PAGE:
When the job was offered, the 30-year-old Caple first had to overcome his apprehension at taking on such an iconic franchise. But with the handoff from Coogler, Caple thought, Why can't we be like George Lucas and Steven Spielberg?

"Keep it in the family," he says. "Cultivate the movement."

Jordan had decided long ago that he wanted only "white roles"—meaning ones that weren't written specifically for African-American actors. He didn't want to star in films that dealt strictly with skin color. In Creed the goal was to create a movie that didn't have race built into the plot but was still black at its core. The same remained true in the sequel.

Caple worked with black screenwriters Cheo Hodari Coker and Juel Taylor on the story and the script. The director also cribbed dialogue from his own life and added it into the movie—such as when he proposed to his wife, or when they were waiting on a pregnancy test in the bathroom. To make the story feel as real as possible he even added cursing, including one use of the n-word, despite MGM's trepidation, because that's "how we talk to each other," Caple says. "We just have moments where you feel the blackness, the black love, the black family. Those little moments are what make it yours, and what make it true to yourself."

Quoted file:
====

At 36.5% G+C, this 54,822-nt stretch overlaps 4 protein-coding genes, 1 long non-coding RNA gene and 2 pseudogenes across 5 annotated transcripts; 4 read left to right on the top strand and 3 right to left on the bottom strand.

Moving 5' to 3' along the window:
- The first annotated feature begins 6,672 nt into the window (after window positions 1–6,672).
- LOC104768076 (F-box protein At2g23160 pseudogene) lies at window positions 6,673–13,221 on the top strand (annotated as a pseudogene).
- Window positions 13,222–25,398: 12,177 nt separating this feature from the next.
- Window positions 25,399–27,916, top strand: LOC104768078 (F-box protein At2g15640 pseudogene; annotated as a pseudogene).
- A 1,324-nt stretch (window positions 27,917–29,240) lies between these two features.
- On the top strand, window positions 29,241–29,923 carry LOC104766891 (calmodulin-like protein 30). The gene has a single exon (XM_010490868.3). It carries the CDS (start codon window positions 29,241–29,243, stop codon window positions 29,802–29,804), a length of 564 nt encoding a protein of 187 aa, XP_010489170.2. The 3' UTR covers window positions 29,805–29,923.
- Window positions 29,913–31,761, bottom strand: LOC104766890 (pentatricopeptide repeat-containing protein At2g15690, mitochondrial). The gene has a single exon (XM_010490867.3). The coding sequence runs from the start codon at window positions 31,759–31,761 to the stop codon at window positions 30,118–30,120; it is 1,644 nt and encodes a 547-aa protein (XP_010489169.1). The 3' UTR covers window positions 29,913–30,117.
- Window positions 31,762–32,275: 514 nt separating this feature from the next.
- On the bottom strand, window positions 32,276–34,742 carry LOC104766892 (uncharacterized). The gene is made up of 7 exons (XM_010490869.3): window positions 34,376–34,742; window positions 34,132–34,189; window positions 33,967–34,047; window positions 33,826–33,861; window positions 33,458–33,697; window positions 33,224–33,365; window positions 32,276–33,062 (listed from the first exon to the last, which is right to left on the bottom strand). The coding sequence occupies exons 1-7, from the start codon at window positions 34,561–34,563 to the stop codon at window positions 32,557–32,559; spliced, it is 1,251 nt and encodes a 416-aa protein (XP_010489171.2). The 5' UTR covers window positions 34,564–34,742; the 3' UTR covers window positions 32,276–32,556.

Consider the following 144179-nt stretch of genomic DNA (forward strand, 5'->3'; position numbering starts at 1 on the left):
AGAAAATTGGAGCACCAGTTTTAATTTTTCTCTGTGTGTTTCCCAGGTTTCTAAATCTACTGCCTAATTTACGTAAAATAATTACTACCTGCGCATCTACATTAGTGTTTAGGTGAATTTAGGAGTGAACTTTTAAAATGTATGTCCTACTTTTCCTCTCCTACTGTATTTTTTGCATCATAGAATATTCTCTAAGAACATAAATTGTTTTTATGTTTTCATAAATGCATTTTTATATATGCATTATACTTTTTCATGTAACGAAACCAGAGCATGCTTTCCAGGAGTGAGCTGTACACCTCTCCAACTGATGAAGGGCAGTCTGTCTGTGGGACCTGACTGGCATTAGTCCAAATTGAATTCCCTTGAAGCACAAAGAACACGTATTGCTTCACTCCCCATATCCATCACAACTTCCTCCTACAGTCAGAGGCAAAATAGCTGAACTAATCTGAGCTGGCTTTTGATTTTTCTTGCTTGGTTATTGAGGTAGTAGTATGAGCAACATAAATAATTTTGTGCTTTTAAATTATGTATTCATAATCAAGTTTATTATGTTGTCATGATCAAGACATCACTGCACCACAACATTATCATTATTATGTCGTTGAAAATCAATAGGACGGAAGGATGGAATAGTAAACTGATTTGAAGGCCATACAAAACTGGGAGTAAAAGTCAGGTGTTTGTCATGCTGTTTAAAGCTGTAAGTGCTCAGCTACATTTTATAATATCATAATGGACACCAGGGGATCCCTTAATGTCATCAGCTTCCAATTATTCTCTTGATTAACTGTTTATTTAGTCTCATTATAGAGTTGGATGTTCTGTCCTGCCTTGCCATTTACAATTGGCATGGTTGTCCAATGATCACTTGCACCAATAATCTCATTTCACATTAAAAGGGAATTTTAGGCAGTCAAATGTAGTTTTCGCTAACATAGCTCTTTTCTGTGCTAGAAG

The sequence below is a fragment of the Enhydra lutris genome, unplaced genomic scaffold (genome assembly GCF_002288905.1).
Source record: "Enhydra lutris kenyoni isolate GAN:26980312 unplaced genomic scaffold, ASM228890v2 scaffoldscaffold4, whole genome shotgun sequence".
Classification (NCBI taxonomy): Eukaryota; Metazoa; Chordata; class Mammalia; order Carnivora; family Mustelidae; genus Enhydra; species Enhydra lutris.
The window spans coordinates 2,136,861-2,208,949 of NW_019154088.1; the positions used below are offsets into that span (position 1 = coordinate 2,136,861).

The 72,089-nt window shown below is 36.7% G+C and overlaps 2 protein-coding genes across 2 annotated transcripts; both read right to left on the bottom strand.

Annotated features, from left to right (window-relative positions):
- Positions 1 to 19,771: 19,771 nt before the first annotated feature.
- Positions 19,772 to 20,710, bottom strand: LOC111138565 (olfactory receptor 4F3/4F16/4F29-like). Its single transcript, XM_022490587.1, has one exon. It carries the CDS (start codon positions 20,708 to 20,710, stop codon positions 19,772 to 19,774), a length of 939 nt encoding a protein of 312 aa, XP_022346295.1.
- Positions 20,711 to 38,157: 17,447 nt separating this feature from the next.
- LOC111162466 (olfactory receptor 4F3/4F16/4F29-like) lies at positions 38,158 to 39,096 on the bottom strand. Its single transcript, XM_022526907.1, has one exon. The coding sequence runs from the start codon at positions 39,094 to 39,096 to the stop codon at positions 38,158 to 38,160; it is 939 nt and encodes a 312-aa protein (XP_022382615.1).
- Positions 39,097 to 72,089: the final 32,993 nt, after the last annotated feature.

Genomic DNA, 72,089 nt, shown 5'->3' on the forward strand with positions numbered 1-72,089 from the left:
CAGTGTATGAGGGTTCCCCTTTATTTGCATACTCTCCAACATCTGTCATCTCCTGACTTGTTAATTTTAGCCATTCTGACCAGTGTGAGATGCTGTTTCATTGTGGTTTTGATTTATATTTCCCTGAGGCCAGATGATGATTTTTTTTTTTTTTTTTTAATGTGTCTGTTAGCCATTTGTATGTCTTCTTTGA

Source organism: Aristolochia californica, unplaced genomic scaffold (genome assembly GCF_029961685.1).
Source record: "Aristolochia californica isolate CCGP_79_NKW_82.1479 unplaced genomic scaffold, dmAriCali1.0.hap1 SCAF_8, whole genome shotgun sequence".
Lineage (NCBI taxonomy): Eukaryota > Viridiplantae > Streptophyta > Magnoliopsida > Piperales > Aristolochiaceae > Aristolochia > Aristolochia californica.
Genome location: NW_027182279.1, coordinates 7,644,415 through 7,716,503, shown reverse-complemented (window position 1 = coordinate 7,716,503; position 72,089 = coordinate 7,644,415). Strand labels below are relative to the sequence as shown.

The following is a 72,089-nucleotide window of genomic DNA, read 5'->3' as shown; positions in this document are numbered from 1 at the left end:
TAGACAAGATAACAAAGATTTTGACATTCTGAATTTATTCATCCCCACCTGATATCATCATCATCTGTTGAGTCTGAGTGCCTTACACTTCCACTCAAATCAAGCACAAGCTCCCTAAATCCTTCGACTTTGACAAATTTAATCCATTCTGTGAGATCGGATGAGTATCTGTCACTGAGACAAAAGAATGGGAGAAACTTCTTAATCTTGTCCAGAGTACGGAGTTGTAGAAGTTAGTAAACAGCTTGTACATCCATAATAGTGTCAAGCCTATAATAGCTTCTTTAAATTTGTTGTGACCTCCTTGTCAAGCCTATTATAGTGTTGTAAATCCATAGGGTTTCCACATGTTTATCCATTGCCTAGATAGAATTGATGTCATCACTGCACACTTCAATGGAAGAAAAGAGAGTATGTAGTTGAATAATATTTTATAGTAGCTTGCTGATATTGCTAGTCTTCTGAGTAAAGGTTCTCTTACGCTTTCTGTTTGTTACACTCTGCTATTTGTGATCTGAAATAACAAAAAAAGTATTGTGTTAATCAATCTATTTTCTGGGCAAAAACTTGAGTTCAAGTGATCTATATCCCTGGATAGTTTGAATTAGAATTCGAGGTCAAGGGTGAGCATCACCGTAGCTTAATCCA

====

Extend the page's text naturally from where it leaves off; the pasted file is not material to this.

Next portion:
Caple pushed Jordan to use his own journey. The 31-year-old actor was now being compared with Denzel Washington and Will Smith, and he felt overwhelmed and inadequate. He thought he had to create his own legacy. Just like Adonis, Caple said. Thompson expressed worry about Bianca's being pregnant and how that would affect her character's ambitions. She didn't want Bianca to end up barefoot, making Adonis sandwiches. Use that, Caple said, and the exact line ended up in the movie.